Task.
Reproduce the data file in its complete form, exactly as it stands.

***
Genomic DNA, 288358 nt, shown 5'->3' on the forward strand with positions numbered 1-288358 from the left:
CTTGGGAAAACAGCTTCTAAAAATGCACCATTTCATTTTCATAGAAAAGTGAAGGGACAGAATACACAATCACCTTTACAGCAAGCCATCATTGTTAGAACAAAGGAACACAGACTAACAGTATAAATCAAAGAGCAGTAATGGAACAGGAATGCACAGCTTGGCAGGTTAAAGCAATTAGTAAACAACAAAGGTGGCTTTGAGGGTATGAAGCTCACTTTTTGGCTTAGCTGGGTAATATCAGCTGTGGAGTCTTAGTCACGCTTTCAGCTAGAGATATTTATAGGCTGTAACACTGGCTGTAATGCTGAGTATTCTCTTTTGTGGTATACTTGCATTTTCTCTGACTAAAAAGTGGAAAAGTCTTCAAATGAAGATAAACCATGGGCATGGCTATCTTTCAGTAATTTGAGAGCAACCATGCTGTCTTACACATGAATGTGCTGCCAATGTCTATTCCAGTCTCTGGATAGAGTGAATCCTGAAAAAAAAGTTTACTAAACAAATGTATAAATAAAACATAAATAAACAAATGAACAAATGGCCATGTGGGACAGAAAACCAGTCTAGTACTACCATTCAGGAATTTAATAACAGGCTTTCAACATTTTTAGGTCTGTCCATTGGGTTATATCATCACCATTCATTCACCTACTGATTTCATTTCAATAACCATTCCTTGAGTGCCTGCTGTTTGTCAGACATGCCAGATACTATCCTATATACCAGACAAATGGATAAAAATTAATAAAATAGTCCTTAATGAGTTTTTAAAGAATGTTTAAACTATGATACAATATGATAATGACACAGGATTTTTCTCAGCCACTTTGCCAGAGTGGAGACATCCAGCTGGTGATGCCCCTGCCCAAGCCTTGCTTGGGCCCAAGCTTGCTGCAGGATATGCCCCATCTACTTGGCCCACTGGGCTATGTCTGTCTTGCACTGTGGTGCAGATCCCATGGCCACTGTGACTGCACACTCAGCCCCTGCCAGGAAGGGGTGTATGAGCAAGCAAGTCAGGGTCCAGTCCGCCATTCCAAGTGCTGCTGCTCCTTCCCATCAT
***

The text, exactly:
Genomic DNA, 288358 nt, shown 5'->3' on the forward strand with positions numbered 1-288358 from the left:
CTTGGGAAAACAGCTTCTAAAAATGCACCATTTCATTTTCATAGAAAAGTGAAGGGACAGAATACACAATCACCTTTACAGCAAGCCATCATTGTTAGAACAAAGGAACACAGACTAACAGTATAAATCAAAGAGCAGTAATGGAACAGGAATGCACAGCTTGGCAGGTTAAAGCAATTAGTAAACAACAAAGGTGGCTTTGAGGGTATGAAGCTCACTTTTTGGCTTAGCTGGGTAATATCAGCTGTGGAGTCTTAGTCACGCTTTCAGCTAGAGATATTTATAGGCTGTAACACTGGCTGTAATGCTGAGTATTCTCTTTTGTGGTATACTTGCATTTTCTCTGACTAAAAAGTGGAAAAGTCTTCAAATGAAGATAAACCATGGGCATGGCTATCTTTCAGTAATTTGAGAGCAACCATGCTGTCTTACACATGAATGTGCTGCCAATGTCTATTCCAGTCTCTGGATAGAGTGAATCCTGAAAAAAAAGTTTACTAAACAAATGTATAAATAAAACATAAATAAACAAATGAACAAATGGCCATGTGGGACAGAAAACCAGTCTAGTACTACCATTCAGGAATTTAATAACAGGCTTTCAACATTTTTAGGTCTGTCCATTGGGTTATATCATCACCATTCATTCACCTACTGATTTCATTTCAATAACCATTCCTTGAGTGCCTGCTGTTTGTCAGACATGCCAGATACTATCCTATATACCAGACAAATGGATAAAAATTAATAAAATAGTCCTTAATGAGTTTTTAAAGAATGTTTAAACTATGATACAATATGATAATGACACAGGATTTTTCTCAGCCACTTTGCCAGAGTGGAGACATCCAGCTGGTGATGCCCCTGCCCAAGCCTTGCTTGGGCCCAAGCTTGCTGCAGGATATGCCCCATCTACTTGGCCCACTGGGCTATGTCTGTCTTGCACTGTGGTGCAGATCCCATGGCCACTGTGACTGCACACTCAGCCCCTGCCAGGAAGGGGTGTATGAGCAAGCAAGTCAGGGTCCAGTCCGCCATTCCAAGTGCTGCTGCTCCTTCCCATCAT